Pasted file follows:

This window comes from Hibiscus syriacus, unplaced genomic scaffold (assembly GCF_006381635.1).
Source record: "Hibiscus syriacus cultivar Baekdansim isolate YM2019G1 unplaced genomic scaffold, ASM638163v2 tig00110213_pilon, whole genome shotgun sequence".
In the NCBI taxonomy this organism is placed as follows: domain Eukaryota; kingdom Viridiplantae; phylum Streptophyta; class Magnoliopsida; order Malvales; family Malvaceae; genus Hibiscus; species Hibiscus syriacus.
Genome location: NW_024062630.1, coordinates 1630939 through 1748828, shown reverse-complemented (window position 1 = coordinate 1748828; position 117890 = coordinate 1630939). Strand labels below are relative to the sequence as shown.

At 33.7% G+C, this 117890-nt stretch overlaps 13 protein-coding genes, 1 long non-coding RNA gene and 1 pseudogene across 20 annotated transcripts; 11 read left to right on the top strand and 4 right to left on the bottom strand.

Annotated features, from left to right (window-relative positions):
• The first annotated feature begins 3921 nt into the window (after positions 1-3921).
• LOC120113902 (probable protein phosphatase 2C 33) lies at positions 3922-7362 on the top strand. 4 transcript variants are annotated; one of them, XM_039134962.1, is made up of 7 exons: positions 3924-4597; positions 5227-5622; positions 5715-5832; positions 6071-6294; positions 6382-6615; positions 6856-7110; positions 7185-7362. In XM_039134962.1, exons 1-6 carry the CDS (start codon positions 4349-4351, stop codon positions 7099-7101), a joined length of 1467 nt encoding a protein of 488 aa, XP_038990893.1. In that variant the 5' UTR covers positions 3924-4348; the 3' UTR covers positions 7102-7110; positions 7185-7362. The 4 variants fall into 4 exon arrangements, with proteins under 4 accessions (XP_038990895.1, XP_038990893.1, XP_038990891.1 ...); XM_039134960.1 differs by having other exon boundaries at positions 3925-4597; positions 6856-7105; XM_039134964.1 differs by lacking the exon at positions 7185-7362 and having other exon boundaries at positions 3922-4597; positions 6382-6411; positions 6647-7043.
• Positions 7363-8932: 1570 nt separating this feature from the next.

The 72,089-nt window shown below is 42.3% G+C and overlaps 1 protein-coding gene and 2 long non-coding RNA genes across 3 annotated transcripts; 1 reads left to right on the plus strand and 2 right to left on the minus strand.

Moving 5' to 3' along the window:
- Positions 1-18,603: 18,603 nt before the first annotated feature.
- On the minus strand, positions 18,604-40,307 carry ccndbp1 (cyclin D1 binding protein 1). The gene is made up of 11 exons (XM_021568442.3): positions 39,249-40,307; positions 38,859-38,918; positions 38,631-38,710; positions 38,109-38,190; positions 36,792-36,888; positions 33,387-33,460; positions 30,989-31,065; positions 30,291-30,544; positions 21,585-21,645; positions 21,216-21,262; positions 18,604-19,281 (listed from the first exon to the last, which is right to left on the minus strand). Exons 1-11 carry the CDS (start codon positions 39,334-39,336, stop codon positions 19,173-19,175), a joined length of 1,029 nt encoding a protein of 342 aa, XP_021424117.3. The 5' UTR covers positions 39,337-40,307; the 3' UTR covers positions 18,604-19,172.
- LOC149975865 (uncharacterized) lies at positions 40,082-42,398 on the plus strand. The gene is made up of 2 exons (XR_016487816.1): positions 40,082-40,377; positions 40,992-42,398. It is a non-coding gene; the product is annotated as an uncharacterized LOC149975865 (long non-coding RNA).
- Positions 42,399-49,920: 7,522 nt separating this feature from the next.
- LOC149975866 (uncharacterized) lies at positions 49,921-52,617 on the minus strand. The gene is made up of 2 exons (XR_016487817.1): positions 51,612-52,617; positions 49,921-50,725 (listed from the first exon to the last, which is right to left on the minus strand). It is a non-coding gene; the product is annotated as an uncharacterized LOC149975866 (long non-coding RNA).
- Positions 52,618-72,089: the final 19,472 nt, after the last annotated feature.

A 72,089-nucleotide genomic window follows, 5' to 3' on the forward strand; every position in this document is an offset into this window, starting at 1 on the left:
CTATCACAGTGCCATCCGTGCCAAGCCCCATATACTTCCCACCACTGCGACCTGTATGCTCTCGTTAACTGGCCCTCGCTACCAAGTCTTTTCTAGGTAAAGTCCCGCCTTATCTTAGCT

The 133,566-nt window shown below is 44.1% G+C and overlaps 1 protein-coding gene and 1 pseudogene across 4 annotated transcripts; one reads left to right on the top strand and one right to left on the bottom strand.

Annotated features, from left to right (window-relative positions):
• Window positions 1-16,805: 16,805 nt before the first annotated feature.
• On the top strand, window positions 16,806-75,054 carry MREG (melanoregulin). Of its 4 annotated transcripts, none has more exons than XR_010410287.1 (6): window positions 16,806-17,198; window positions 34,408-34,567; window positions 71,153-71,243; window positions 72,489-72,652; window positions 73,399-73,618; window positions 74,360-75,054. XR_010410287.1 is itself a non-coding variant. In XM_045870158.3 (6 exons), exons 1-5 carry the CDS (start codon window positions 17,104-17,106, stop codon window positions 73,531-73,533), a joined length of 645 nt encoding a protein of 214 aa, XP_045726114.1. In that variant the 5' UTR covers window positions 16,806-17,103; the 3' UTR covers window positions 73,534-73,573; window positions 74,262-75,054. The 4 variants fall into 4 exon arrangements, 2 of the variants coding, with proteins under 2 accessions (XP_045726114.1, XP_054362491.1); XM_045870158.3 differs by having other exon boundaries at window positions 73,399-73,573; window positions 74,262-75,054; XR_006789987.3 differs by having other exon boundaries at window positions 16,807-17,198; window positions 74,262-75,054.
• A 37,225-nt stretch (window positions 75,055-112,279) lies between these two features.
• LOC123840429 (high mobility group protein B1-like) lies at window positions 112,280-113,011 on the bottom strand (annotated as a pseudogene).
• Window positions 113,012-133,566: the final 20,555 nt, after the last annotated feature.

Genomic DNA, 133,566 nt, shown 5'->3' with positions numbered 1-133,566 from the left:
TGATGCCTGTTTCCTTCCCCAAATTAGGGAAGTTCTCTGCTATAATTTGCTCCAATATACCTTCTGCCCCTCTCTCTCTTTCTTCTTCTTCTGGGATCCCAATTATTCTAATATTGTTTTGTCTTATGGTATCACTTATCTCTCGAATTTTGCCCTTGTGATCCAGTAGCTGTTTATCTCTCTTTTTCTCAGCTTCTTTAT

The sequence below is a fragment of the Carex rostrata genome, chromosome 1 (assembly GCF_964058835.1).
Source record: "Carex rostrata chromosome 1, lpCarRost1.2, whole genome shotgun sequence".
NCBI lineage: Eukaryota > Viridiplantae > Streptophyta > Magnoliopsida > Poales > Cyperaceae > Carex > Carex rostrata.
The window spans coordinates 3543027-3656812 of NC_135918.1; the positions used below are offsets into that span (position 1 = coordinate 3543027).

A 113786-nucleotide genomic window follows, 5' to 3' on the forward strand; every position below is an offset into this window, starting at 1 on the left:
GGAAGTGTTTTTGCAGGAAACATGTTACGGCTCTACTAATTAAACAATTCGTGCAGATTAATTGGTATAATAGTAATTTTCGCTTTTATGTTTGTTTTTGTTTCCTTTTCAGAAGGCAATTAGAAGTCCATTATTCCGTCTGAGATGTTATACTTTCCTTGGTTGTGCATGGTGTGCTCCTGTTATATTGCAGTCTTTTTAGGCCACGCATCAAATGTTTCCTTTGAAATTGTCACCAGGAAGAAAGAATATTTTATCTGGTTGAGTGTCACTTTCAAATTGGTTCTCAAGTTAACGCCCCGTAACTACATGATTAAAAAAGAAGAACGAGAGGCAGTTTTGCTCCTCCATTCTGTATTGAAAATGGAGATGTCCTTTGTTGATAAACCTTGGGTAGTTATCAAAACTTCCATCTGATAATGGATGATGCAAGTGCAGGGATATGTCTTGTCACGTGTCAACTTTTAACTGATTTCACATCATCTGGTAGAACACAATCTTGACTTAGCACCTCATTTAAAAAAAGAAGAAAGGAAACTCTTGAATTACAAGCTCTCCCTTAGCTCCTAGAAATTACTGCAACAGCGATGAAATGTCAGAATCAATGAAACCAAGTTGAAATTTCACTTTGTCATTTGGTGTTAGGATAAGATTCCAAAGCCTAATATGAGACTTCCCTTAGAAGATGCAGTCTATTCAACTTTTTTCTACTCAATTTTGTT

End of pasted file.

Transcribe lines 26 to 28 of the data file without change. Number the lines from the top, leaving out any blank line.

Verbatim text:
• Window positions 113,012-133,566: the final 20,555 nt, after the last annotated feature.

Genomic DNA, 133,566 nt, shown 5'->3' with positions numbered 1-133,566 from the left:
TGATGCCTGTTTCCTTCCCCAAATTAGGGAAGTTCTCTGCTATAATTTGCTCCAATATACCTTCTGCCCCTCTCTCTCTTTCTTCTTCTTCTGGGATCCCAATTATTCTAATATTGTTTTGTCTTATGGTATCACTTATCTCTCGAATTTTGCCCTTGTGATCCAGTAGCTGTTTATCTCTCTTTTTCTCAGCTTCTTTAT